I’m on the Indianapolis-to-Pittsburgh night shuttle. Thirty thousand feet below, the fields of Ohio and then the lights along the riverbanks of the Ohio, as the pilot announces the beginning of our descent into Pittsburgh, where my father lies in a hospital bed, being readied for tomorrow’s surgery. His urethra, bladder, and prostate will be removed because their cells have gone awry, like a Fourth of July bottle rocket-turned-sidewinder spinning across the night. Somehow all I can think of is the tag line repeated by a comedian last night on TV. “Go figure,” he’d say after asking some ambiguous or impenetrable question or posing an imponderable premise. “Go figure,” he’d say, shrugging his shoulders in consternation.
After driving into the city, speeding down the parkway and out of the Ft. Pitt Tunnel to the glorious city of lights along the rivers, I get to the hospital just in time to kiss him on the cheek, tell him that I love him, that I’ll be staying as long as I’m needed. I’ll try to sleep and return early the next morning for pre-op, when we’ll all be told what to expect. What to hope for. I remember the conversation I had four years ago when the family doctor, who must have thought of me as if I was still a child, explained the male urinary system to me by drawing a line diagram with his gold Cross pen on a prescription pad. I wanted to tell him, “I know all about the male urinary tract. Tell me something I don’t know.”
The next morning when we get to my father’s hospital room we’re told everything’s going well, ahead of schedule. His surgeon meets with us and explains the operation in detail but warns that they may find other complications once they’re inside. Things are sometimes worse than they appear. “We have a crack surgical team,” he says. “Give us eight hours.” But there’s no guarantee. Eight hours. I think how it all comes down to this. Say you’re lucky for fifty-nine years, and then eight hours and it’s a different life, buddy. All those other years gone, out the window, because it’s all ahead of you now. A skilled surgeon will construct a new route to and through your stomach for your piss to travel, and it will, drop by drop, and your penis will be forever useless for that task, just like that.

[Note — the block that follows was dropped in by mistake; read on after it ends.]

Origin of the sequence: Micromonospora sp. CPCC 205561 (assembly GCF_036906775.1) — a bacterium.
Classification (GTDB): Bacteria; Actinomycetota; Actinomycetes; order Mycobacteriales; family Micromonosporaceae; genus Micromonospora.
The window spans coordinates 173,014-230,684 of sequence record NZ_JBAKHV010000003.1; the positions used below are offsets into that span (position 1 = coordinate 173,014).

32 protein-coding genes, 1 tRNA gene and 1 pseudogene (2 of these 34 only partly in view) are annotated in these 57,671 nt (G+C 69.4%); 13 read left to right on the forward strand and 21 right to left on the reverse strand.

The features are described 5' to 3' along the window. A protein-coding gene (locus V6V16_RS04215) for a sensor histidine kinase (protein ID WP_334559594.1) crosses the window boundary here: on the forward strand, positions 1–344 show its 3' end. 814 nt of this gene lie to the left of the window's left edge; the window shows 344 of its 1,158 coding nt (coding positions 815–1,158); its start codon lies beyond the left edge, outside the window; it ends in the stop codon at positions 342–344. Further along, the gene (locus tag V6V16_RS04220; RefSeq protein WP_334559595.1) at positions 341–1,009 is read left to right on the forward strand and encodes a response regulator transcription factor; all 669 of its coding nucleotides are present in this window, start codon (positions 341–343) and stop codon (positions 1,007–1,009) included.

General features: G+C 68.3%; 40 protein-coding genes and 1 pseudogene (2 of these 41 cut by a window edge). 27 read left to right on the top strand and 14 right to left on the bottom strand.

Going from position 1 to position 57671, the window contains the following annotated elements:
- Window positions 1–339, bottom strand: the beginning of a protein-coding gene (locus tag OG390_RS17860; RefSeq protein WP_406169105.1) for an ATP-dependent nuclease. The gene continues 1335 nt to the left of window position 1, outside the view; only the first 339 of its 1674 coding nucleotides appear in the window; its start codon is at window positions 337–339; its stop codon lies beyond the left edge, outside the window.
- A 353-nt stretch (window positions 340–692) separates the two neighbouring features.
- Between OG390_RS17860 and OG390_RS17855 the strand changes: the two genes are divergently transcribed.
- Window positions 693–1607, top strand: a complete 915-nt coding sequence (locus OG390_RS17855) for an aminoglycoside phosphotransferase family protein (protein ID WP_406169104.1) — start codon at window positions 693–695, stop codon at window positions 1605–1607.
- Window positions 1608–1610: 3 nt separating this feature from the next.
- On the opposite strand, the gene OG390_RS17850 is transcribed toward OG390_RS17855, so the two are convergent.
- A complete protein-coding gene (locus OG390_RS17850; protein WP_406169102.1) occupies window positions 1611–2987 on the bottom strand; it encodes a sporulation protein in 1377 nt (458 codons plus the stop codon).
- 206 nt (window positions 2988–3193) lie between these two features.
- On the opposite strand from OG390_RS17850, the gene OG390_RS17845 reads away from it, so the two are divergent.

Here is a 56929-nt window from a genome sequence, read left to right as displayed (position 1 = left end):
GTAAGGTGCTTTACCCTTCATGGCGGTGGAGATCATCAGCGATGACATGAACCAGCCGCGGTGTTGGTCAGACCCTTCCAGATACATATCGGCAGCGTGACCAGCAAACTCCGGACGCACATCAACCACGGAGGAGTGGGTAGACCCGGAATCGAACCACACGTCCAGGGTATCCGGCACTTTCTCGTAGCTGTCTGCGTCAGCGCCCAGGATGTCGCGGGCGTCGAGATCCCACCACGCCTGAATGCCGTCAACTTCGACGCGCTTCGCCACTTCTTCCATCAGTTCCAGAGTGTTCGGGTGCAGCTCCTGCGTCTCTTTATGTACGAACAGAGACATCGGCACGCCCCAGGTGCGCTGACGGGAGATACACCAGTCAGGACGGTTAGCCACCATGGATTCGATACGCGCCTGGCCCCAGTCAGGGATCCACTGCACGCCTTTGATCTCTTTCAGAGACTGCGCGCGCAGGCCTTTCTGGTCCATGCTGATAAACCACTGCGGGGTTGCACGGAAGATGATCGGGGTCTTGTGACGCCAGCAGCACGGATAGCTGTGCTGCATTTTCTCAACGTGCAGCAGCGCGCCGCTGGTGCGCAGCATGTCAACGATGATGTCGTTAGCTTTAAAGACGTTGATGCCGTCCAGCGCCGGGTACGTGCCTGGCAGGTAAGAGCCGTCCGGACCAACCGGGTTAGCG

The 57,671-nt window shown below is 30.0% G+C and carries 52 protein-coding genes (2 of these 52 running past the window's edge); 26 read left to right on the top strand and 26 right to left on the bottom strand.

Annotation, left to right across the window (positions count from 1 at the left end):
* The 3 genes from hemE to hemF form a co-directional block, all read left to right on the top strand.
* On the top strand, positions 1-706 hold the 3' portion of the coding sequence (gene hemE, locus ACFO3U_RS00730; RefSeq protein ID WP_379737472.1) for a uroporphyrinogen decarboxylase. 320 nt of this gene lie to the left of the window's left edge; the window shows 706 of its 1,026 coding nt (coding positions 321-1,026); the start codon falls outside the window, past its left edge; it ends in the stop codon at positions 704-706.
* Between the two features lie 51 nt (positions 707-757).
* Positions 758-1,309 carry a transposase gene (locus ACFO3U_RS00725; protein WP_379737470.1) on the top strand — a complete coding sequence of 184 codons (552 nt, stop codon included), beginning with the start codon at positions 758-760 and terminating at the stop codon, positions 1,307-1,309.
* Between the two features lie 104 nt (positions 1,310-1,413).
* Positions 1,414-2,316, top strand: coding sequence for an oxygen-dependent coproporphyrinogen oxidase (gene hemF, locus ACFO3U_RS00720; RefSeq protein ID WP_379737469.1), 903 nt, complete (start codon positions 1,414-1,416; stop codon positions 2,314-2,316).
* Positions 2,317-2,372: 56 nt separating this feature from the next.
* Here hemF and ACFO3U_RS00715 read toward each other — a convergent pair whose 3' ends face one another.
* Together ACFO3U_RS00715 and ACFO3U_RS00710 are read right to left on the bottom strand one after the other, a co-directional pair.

And just like that, eight hours later, he’s back, a hole carved in his stomach where his piss is flowing, drop by drop, into a tube connected to a plastic pouch on the side of his bed.
A few days later when he is awake and talking and feeling alive, my father asks me to shave and wash him, so I lather his face and scrape the stubble from his cheeks and neck, then take a warm, white washcloth to his body: neck, shoulders, arms, wrists, hands, chest. My father says, Go ahead, and lifts the gown to show me his stomach, swollen purple from above his navel to his groin and under to his rectum, held together with metal staples like an oversized zipper. My father points to his black-and-blue penis, shriveled and dangling, and asks me, What good is it anymore? I cannot give him an answer, but instead think of the first time I saw it when I stepped into the shower with him in 1957, when his thirty-four-year-old body was sleek and taut as a racehorse, his muscles rippling along his stomach, and I watched him lather his neck and shoulders and arms and chest and legs, and his thick, long penis and balls swayed like a fleshy clapper against the bell of his thighs, and I looked embarrassedly to my own hairless six-year-old groin, shamed and confused by what I did not understand and was yet to be. And now, twenty-four years later, all that is gracefully carved away by a surgeon.
I think of the surgeon, my father’s black-and-blue penis, the comedian. Who could invent those burning cells gone awry inside my father? I think how pain is like God: great and hurting and incomprehensible. How all those days and months and years are rendered irrelevant by the careful hands of a surgeon, and even God is no longer there with you and you stand small and naked, confused and abandoned, the world an impenetrable dark, and all you have in place of understanding is human love, the kind that is given to you. Go figure.